For all its LEED certifications and architectural attributes, the Vancouver Convention Centre also exploded from estimates of under $500 million to nearly $900 million by its 2009 completion.

What’s worse, all this could have been avoided if the Liberal government simply followed its own critique of the NDP’s fast ferries experience – namely, not having people without construction experience overseeing the project (i.e. Liberal powerbroker Ken Dobell) and being sure to have finalized plans for the contractor to execute. Lacking the latter, a fixed-price contract proved impossible to nail down.

5. South Fraser Perimeter Road: 169% of initial estimate

Perhaps the only way for the Liberal government to assert it’s on time and on budget with a major project is to lie about it, as this unnecessary, convoluted truck highway through Delta and Surrey demonstrates. Laila Yuile, a blogger and one of the province’s shrewdest transportation project watchdogs, recalled last year that initial estimates for the project ranged from $700-800 million.

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By the time it was completed in 2013, it was a year late and the cost had risen to $1.264 Billion – significantly more than a revised estimate of around a billion dollars. But that didn’t stop the government from boasting that its project was “on time and on budget”. As Vaughan Palmer quipped at the time, “Regular readers of this space will be familiar with the more flexible approach that the B.C. Liberals have taken toward the concept of being on time and on budget.”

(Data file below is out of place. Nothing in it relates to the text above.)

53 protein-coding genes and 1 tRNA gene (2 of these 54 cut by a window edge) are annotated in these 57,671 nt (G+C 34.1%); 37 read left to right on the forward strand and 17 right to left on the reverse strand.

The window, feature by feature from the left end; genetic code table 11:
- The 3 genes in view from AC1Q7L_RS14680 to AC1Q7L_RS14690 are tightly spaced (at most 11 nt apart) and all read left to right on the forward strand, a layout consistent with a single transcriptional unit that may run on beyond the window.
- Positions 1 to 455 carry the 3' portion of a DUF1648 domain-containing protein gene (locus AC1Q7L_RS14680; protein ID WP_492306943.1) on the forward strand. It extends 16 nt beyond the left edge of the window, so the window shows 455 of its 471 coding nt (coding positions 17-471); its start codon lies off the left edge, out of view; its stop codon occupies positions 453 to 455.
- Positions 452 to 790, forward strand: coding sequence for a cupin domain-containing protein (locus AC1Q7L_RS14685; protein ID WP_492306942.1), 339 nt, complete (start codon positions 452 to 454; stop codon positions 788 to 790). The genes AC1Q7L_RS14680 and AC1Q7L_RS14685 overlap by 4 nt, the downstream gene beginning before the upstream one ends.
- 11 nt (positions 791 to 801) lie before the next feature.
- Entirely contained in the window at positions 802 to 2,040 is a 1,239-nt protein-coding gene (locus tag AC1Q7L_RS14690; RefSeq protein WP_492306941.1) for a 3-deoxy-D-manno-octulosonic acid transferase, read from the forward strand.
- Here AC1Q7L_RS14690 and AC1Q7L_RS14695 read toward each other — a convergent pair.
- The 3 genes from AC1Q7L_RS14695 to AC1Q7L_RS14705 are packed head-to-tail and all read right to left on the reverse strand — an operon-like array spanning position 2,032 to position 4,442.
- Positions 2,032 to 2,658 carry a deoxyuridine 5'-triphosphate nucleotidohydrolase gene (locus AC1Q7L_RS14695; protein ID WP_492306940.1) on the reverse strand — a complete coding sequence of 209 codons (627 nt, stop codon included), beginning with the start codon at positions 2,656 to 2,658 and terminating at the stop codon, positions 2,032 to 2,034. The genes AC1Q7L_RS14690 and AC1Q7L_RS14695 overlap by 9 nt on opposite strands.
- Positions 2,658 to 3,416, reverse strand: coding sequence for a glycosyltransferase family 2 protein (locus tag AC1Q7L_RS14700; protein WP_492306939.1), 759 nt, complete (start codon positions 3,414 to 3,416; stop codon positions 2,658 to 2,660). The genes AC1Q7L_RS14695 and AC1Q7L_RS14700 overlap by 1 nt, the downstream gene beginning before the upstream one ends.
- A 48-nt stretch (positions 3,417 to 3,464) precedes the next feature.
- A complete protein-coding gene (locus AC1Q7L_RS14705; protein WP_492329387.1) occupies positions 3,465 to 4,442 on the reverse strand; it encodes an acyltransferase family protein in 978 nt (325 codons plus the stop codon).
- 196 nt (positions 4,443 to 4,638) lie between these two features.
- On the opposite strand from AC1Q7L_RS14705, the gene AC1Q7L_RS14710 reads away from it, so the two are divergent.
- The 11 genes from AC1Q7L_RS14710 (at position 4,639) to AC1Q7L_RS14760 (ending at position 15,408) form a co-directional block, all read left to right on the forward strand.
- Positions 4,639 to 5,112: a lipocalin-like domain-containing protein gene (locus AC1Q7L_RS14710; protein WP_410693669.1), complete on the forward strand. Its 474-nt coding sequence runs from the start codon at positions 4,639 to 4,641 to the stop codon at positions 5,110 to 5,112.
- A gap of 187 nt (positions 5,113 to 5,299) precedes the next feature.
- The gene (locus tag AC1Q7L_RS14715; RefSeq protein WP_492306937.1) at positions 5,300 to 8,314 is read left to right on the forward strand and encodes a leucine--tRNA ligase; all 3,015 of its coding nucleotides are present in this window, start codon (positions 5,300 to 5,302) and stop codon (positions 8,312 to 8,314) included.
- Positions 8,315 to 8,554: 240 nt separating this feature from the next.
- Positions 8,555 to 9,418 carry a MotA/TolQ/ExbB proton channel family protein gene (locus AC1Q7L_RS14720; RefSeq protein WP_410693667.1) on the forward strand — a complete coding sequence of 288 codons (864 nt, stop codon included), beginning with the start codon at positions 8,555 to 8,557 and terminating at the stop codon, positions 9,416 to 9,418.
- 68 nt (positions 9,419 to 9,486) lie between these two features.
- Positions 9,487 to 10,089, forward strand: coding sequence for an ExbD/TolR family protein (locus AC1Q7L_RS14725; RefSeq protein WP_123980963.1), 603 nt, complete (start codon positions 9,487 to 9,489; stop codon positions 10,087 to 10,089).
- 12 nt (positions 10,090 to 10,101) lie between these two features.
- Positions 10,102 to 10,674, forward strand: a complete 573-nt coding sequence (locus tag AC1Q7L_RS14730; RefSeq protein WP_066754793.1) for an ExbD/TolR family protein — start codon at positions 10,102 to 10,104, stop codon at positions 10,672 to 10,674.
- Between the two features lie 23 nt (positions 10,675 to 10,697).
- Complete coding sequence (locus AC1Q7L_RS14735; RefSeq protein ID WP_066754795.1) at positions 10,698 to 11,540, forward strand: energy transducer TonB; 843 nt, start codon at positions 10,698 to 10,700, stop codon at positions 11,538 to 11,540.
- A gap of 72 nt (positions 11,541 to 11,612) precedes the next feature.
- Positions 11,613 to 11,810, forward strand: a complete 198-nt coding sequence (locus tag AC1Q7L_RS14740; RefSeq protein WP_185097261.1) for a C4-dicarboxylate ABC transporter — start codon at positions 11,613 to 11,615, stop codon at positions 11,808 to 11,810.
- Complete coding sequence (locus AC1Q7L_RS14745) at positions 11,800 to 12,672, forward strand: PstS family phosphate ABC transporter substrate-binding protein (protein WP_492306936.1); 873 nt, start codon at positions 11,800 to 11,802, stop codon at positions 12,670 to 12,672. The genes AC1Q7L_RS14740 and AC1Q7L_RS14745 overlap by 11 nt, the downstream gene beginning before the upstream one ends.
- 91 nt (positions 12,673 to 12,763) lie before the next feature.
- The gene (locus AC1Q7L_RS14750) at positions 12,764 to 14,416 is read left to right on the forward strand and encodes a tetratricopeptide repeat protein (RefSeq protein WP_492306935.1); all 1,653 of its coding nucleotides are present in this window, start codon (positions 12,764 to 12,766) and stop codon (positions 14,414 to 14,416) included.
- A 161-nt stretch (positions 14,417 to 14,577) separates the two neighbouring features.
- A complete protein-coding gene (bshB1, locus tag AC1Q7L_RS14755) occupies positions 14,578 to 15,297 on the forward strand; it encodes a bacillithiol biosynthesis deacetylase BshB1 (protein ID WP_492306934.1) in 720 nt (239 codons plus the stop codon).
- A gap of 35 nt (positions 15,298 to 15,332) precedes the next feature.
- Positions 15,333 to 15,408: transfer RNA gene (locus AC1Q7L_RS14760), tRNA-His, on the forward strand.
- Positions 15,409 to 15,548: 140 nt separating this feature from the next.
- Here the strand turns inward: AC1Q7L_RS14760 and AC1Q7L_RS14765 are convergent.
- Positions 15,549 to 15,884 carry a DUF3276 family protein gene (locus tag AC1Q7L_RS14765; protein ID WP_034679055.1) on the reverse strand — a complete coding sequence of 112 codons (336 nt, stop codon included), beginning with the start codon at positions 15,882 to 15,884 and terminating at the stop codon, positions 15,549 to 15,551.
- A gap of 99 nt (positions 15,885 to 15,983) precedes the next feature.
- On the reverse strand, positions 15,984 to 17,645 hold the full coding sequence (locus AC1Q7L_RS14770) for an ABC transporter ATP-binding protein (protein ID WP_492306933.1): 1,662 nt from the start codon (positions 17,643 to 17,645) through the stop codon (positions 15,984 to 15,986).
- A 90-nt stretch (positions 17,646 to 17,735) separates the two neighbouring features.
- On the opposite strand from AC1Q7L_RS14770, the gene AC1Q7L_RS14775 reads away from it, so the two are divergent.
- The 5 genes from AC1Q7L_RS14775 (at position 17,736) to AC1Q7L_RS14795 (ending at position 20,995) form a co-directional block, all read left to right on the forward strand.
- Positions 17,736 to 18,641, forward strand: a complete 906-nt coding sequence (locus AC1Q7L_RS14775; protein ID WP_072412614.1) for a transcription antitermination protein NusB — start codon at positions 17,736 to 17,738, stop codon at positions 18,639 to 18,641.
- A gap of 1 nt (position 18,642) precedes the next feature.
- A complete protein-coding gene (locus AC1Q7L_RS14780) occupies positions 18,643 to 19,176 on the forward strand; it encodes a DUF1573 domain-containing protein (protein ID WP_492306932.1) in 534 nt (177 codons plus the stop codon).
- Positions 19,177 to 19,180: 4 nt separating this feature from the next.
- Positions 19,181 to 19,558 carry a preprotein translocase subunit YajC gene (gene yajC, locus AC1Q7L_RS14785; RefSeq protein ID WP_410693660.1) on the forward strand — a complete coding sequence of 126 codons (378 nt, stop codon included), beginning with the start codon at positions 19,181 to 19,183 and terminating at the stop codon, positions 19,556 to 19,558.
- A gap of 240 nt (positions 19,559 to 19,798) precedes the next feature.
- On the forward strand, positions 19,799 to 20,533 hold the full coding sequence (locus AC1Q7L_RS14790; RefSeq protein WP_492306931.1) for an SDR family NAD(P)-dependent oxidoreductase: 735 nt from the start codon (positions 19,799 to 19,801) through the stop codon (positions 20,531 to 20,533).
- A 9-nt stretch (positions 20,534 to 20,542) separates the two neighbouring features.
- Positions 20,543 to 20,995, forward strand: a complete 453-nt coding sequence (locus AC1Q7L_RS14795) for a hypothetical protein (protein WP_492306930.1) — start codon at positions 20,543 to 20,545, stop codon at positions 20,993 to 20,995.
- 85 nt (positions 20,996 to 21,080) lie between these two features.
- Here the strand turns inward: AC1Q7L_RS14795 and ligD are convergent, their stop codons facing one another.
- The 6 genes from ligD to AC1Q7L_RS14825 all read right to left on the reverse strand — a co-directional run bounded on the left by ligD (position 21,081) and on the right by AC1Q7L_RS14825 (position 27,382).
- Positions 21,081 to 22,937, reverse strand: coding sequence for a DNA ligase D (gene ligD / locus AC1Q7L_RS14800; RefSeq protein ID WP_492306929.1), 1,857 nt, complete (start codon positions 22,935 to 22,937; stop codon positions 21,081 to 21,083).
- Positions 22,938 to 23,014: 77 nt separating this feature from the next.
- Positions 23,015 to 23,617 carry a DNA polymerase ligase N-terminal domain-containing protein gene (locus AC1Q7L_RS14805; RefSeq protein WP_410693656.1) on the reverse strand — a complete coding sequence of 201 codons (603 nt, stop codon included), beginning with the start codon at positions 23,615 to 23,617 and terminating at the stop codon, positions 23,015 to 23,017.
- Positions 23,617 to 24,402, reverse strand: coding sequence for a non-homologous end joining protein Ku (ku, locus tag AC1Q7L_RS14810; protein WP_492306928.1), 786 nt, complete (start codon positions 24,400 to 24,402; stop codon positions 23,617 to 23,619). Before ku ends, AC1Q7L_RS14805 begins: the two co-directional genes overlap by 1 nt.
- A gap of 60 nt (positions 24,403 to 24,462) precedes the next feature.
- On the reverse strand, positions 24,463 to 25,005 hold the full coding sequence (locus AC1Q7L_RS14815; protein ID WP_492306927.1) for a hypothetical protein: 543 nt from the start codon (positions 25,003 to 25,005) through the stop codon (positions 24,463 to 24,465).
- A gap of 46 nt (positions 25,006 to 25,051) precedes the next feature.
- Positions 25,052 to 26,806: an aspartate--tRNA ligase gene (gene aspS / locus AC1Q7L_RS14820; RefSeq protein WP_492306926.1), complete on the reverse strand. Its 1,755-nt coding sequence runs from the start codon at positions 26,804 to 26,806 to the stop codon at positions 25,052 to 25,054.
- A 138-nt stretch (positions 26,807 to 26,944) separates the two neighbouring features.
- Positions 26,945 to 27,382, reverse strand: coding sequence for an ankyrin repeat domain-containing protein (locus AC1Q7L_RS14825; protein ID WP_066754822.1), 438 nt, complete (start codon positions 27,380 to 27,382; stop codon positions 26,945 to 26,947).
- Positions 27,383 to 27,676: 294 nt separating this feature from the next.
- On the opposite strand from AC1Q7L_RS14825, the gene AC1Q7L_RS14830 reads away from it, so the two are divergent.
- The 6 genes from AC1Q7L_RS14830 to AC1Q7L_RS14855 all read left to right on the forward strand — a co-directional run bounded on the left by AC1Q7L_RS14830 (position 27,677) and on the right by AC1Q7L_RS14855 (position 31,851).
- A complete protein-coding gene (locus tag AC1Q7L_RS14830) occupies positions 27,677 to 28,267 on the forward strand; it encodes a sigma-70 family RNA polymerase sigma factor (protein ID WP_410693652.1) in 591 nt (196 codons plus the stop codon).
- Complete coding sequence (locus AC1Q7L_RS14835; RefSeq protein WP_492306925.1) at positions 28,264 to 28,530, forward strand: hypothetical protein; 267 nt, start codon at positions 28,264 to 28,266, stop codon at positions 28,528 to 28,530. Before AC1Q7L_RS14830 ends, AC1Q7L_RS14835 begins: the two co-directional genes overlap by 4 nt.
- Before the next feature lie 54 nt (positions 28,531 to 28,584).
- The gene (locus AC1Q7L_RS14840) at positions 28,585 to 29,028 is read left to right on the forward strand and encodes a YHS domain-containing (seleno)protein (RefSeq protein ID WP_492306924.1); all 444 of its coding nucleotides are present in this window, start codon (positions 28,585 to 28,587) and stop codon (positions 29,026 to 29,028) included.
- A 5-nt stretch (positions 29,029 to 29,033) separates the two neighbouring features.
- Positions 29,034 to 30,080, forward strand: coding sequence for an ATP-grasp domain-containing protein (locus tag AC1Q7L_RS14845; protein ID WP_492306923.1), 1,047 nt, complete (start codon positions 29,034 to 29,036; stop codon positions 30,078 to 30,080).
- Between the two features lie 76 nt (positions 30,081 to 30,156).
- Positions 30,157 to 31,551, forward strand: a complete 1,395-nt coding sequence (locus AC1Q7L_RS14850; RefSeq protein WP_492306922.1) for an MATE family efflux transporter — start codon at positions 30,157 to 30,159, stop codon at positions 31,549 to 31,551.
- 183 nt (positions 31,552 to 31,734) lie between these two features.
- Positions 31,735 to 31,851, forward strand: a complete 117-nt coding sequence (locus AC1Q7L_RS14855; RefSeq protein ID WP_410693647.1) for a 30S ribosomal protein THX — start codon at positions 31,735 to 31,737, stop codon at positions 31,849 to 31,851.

Why won’t the NDP stand up for itself?

Perhaps the biggest mystery in all of this is the NDP opposition’s failure to call the government out for its dismal fiscal record. How “Mr. Nice Guy” Adrian Dix saw fit to let the Liberals off the hook for this series of blunders that make the fast ferry overruns look like pocket change is baffling. It cost them the last election, as I noted in the aftermath of that sorry affair.

Liberal record a harbinger of Site C boondoggle

Alberta concerned about downstream impacts of BC's Site C Dam proposal

These numbers and examples of the Liberals’ fiscal ineptitude should be of real concern to BC taxpayers today as we ponder projects like Site C Dam – whose $8 Billion estimate (making it one of the highest-priced  government infrastructure undertakings in Canadian history) is surely only the tip of the iceberg. Dams, as a rule, are highly prone to cost overruns – the World Bank estimates an average of 27% around the globe.